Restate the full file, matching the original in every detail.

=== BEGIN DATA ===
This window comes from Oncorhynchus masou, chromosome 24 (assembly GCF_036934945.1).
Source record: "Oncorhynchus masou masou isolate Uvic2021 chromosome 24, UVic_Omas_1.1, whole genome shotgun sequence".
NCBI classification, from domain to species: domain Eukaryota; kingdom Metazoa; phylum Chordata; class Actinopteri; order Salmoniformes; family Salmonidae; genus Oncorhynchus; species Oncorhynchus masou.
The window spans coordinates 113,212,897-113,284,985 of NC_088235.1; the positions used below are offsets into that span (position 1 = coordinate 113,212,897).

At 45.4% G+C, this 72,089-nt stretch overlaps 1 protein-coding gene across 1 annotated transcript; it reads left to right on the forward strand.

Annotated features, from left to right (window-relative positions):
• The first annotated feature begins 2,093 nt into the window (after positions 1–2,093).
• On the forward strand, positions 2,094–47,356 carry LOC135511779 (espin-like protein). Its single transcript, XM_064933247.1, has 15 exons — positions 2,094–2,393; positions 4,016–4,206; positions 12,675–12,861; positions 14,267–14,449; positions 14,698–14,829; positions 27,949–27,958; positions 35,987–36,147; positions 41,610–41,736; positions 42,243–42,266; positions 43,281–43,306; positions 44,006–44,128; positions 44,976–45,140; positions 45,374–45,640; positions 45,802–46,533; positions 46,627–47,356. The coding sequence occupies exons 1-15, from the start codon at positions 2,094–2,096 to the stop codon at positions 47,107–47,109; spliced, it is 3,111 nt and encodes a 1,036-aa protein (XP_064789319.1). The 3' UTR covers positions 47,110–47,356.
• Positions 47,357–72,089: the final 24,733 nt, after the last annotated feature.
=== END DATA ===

This window comes from Oncorhynchus masou, chromosome 24 (assembly GCF_036934945.1).
Source record: "Oncorhynchus masou masou isolate Uvic2021 chromosome 24, UVic_Omas_1.1, whole genome shotgun sequence".
NCBI classification, from domain to species: domain Eukaryota; kingdom Metazoa; phylum Chordata; class Actinopteri; order Salmoniformes; family Salmonidae; genus Oncorhynchus; species Oncorhynchus masou.
The window spans coordinates 113,212,897-113,284,985 of NC_088235.1; the positions used below are offsets into that span (position 1 = coordinate 113,212,897).

At 45.4% G+C, this 72,089-nt stretch overlaps 1 protein-coding gene across 1 annotated transcript; it reads left to right on the forward strand.

Annotated features, from left to right (window-relative positions):
• The first annotated feature begins 2,093 nt into the window (after positions 1–2,093).
• On the forward strand, positions 2,094–47,356 carry LOC135511779 (espin-like protein). Its single transcript, XM_064933247.1, has 15 exons — positions 2,094–2,393; positions 4,016–4,206; positions 12,675–12,861; positions 14,267–14,449; positions 14,698–14,829; positions 27,949–27,958; positions 35,987–36,147; positions 41,610–41,736; positions 42,243–42,266; positions 43,281–43,306; positions 44,006–44,128; positions 44,976–45,140; positions 45,374–45,640; positions 45,802–46,533; positions 46,627–47,356. The coding sequence occupies exons 1-15, from the start codon at positions 2,094–2,096 to the stop codon at positions 47,107–47,109; spliced, it is 3,111 nt and encodes a 1,036-aa protein (XP_064789319.1). The 3' UTR covers positions 47,110–47,356.
• Positions 47,357–72,089: the final 24,733 nt, after the last annotated feature.